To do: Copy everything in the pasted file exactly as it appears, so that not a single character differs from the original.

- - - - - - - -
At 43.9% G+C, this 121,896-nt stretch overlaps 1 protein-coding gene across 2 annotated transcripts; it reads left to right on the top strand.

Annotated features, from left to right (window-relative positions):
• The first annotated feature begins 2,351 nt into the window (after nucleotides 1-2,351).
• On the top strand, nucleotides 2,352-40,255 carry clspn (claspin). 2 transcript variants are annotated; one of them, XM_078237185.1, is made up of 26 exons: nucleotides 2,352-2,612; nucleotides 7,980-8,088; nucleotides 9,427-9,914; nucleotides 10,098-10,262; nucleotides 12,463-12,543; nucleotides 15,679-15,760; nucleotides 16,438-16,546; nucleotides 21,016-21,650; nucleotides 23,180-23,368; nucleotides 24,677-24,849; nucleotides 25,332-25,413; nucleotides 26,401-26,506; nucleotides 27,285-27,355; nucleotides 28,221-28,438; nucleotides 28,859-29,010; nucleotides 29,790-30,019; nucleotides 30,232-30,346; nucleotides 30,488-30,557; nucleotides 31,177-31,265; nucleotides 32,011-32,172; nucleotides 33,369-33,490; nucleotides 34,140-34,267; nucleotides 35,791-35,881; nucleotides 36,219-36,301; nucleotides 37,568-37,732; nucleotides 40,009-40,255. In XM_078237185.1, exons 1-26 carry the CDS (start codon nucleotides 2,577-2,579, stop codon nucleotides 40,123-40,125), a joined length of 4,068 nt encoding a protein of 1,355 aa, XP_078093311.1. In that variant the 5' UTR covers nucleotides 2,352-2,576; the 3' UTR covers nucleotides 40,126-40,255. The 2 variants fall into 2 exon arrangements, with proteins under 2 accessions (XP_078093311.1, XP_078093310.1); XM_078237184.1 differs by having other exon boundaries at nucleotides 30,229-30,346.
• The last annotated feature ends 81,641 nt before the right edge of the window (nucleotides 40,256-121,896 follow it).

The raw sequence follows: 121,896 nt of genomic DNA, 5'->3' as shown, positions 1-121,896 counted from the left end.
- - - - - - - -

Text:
At 43.9% G+C, this 121,896-nt stretch overlaps 1 protein-coding gene across 2 annotated transcripts; it reads left to right on the top strand.

Annotated features, from left to right (window-relative positions):
• The first annotated feature begins 2,351 nt into the window (after nucleotides 1-2,351).
• On the top strand, nucleotides 2,352-40,255 carry clspn (claspin). 2 transcript variants are annotated; one of them, XM_078237185.1, is made up of 26 exons: nucleotides 2,352-2,612; nucleotides 7,980-8,088; nucleotides 9,427-9,914; nucleotides 10,098-10,262; nucleotides 12,463-12,543; nucleotides 15,679-15,760; nucleotides 16,438-16,546; nucleotides 21,016-21,650; nucleotides 23,180-23,368; nucleotides 24,677-24,849; nucleotides 25,332-25,413; nucleotides 26,401-26,506; nucleotides 27,285-27,355; nucleotides 28,221-28,438; nucleotides 28,859-29,010; nucleotides 29,790-30,019; nucleotides 30,232-30,346; nucleotides 30,488-30,557; nucleotides 31,177-31,265; nucleotides 32,011-32,172; nucleotides 33,369-33,490; nucleotides 34,140-34,267; nucleotides 35,791-35,881; nucleotides 36,219-36,301; nucleotides 37,568-37,732; nucleotides 40,009-40,255. In XM_078237185.1, exons 1-26 carry the CDS (start codon nucleotides 2,577-2,579, stop codon nucleotides 40,123-40,125), a joined length of 4,068 nt encoding a protein of 1,355 aa, XP_078093311.1. In that variant the 5' UTR covers nucleotides 2,352-2,576; the 3' UTR covers nucleotides 40,126-40,255. The 2 variants fall into 2 exon arrangements, with proteins under 2 accessions (XP_078093311.1, XP_078093310.1); XM_078237184.1 differs by having other exon boundaries at nucleotides 30,229-30,346.
• The last annotated feature ends 81,641 nt before the right edge of the window (nucleotides 40,256-121,896 follow it).

The raw sequence follows: 121,896 nt of genomic DNA, 5'->3' as shown, positions 1-121,896 counted from the left end.